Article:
Politics, the Media and 9/11
After he left Homeland Security in 2005, Ridge himself became more candid in discussing how terror threats had been handled: "More often than not, we were the least inclined to raise it. Sometimes we disagreed with the intelligence assessment. Sometimes we thought even if the intelligence was good, you don't necessarily put the country on alert.... There were times when some people were really aggressive about raising it, and we said, For that?"
Yet during the crucial early stages of reporting on the August 1 terror scare, the press dutifully--even eagerly--followed Ridge's lead, as the following examples demonstrate [emphasis added in each]:
§ "New intelligence indicates al Qaeda has been planning to strike financial firms and major corporations in Manhattan, possibly with suicide attacks." Don Dahler, ABC News.
§ "This new information that the US government has received presumably in the last few days," Wolf Blitzer, CNN.
§ "He [Bush] was being told that there was very new information regarding these potential threats," Suzanne Malveaux, CNN.
Or consider Time's "exclusive" cover story (Headline: Target: America). Despite the fact that the article came out seven days after the warning was posted, Time made little effort to uncover a nonofficial version of the story. Here is a list of the sources Time used:
§ "a senior US intelligence official"
§ "a US law-enforcement official"
§ "a law-enforcement official"
§ "a senior intelligence official"
§ "a US military official"
§ "a top Homeland Security official"
§ "an American official"
§ "a Pakistani law-enforcement official"
§ "Pakistani investigators"
§ "a Pakistani intelligence official"
§ "a Pakistani official"
§ "an official"
§ "a senior law-enforcement official"
§ "an FBI official."
Not surprisingly, few of the sources raised serious questions or doubts about Ridge's handling of the terror scare. As for the revelation that the startling intelligence was actually four years old--a fact that came out days after the warning, thanks to reports in the Washington Post and New York Times, Time dutifully quoted "an FBI official" who dismissed the time stamp as "immaterial."
Time's competitor Newsweek, busy touting its own terror scare "exclusive" cover story (same headline: Target: America), dispensed with anonymous sources altogether and simply stated as fact that "there can be little doubt that Al Qaeda is trying to strike the American homeland before Nov. 2." And better yet for the Bush Administration came Newsweek's flat assertion, "The decision to raise the threat level to Code Orange ("high") last week was not, as partisans and conspiracists suggested, a Republican political stunt intended to slow John Kerry as he came out of the Democratic convention."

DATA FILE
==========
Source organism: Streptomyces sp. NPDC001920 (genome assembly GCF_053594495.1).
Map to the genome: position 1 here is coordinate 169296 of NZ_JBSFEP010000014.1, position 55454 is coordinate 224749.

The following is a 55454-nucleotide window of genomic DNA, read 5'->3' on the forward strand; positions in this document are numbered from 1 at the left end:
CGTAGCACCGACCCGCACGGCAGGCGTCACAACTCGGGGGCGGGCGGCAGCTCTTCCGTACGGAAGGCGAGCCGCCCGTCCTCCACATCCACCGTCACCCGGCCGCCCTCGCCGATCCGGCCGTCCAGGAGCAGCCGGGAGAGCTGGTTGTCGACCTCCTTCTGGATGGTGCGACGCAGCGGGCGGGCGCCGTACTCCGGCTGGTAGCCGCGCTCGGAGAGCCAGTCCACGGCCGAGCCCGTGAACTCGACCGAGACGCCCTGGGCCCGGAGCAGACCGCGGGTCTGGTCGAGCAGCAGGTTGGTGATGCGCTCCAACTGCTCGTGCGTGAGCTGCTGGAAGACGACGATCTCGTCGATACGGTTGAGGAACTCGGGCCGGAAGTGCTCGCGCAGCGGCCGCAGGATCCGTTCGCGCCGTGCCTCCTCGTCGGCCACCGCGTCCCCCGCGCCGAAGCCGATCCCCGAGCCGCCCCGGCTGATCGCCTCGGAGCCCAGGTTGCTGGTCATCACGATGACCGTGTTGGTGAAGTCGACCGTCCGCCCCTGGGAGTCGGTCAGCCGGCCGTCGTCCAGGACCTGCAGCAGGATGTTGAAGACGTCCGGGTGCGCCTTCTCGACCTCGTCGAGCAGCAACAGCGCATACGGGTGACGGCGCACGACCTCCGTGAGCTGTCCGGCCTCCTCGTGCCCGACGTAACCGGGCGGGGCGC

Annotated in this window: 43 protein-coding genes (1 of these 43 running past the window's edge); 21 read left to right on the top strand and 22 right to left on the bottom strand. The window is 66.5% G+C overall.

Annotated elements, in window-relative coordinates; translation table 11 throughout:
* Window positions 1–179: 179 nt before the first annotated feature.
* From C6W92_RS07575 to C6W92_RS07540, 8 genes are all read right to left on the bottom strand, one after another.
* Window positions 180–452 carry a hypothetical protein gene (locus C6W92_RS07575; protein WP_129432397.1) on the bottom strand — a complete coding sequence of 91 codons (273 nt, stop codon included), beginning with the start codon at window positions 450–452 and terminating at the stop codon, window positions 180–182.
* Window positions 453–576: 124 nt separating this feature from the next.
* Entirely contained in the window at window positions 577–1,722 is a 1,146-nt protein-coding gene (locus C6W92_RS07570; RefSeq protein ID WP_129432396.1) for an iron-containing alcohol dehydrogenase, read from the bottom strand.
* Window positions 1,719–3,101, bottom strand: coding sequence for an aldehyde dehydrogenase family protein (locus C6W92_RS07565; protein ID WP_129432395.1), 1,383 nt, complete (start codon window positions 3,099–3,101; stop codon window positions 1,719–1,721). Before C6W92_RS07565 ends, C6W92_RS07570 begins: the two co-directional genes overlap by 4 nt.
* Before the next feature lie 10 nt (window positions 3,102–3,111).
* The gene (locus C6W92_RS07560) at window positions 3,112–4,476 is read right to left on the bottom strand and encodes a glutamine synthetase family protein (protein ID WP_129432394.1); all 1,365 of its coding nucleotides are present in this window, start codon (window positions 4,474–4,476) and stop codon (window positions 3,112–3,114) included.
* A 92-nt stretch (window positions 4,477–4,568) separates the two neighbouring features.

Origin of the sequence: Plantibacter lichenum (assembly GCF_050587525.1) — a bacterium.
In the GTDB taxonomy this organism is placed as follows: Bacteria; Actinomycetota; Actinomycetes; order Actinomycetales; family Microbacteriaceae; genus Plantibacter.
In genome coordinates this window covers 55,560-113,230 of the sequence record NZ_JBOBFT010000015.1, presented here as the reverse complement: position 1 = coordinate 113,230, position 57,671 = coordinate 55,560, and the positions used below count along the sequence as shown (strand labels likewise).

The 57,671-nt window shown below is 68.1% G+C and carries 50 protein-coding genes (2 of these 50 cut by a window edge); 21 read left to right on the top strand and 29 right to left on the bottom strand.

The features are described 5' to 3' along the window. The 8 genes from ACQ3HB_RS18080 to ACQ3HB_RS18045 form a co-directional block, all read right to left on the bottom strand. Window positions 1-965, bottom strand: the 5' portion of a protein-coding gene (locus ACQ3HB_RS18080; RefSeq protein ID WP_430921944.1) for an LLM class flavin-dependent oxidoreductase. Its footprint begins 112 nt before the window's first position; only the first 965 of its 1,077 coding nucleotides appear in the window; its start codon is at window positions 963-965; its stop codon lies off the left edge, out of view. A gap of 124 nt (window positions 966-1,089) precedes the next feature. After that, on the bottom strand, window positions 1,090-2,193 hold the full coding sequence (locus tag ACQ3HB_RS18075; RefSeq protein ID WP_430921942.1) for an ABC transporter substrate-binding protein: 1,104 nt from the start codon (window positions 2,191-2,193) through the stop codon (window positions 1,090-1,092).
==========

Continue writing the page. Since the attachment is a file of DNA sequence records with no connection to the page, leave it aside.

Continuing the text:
Despite the obvious boon the terror scare represented for Bush as it knocked Kerry off stride, reporters often played naïve in the extreme, suggesting the Administration was showing political courage by posting a terror warning. "This is an Administration, is a president, that is willing to take that political risk," CNN's White House correspondent Suzanne Malveaux announced gravely in the wake of the Ridge press conference. Time typed up the same talking points: "The government feels it has little choice but to brace the public for another big attack. Bomb-sniffing dogs and explosives-detection teams reappeared in subways and outside public landmarks. In Washington, police set up barricades and checkpoints around the Capitol that could remain in place through Inauguration Day in January." [Emphasis added.] Bush's entire re-election campaign was built around the sales pitch of protecting Americans from another terrorist attack, yet Time pretended there was nothing the tough-luck Administration could do but send out bomb-sniffing dogs and set up police barricades around tourist destinations in the months leading up to election day.
Now, as the mid-term elections loom larger and polls indicate Republicans are continuing their popularity plunge, if and when new terror announcements are made it's imperative that journalists acknowledge the political landscape and recognize that their job is not simply to repeat terror-scare chatter. In other words, journalists must be unafraid of the facts and the consequences of reporting them.